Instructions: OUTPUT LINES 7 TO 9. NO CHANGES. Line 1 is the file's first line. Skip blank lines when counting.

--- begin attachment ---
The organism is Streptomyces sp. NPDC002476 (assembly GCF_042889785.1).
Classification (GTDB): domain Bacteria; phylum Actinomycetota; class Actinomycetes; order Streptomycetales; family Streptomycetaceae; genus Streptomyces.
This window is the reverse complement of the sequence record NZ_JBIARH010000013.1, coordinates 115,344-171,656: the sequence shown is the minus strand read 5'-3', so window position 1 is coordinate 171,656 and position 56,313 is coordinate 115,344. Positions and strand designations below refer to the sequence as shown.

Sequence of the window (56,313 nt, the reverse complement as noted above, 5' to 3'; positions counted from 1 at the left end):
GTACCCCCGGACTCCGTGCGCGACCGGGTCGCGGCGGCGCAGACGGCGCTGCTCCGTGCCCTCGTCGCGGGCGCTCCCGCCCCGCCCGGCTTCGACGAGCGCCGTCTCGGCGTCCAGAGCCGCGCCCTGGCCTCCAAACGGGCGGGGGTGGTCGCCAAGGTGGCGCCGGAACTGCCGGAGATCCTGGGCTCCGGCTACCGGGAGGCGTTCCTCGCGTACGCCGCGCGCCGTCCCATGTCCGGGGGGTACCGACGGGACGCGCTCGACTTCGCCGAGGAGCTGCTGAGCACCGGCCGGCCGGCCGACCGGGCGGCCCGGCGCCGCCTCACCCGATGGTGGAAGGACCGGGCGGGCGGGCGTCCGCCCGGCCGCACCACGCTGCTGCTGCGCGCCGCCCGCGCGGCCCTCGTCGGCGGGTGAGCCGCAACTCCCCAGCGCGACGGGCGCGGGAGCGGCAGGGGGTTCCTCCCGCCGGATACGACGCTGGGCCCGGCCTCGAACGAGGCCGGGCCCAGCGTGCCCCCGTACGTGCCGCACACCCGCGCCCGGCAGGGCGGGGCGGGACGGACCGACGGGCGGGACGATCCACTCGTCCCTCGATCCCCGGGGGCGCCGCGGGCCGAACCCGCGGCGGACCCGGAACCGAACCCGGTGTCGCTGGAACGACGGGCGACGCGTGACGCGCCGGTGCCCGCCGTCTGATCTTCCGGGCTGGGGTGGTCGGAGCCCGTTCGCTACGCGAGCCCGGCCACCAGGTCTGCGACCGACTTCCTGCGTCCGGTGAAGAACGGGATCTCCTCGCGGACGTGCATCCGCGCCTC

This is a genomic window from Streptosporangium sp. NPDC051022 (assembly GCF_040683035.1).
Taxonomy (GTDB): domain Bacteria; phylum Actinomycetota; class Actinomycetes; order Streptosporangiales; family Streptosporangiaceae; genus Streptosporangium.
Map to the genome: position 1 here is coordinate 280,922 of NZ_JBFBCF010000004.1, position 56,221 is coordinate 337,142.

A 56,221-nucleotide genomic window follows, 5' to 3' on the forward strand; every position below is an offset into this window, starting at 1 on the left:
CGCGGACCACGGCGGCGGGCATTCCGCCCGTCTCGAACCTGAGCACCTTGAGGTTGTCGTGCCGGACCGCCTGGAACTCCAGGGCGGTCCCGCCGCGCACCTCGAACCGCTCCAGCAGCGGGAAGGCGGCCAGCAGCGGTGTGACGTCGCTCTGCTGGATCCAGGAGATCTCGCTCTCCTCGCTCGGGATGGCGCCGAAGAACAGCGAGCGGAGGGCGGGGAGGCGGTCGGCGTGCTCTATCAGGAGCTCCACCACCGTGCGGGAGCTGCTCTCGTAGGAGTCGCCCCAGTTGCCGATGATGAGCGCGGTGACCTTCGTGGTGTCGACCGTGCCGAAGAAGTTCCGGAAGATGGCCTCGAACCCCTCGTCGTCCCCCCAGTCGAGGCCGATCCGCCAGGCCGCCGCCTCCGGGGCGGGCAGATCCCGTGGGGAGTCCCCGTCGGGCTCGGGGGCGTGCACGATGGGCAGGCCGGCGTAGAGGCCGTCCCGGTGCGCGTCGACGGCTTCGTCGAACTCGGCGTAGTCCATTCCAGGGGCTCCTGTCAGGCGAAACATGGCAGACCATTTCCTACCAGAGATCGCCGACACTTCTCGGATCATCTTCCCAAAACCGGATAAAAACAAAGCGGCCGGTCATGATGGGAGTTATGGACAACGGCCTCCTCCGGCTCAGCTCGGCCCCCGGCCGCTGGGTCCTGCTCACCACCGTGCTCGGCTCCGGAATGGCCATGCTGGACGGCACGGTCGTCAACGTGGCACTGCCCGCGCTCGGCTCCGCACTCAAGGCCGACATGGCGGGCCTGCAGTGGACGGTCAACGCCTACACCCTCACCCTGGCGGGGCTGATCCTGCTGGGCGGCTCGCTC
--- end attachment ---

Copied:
Taxonomy (GTDB): domain Bacteria; phylum Actinomycetota; class Actinomycetes; order Streptosporangiales; family Streptosporangiaceae; genus Streptosporangium.
Map to the genome: position 1 here is coordinate 280,922 of NZ_JBFBCF010000004.1, position 56,221 is coordinate 337,142.

A 56,221-nucleotide genomic window follows, 5' to 3' on the forward strand; every position below is an offset into this window, starting at 1 on the left: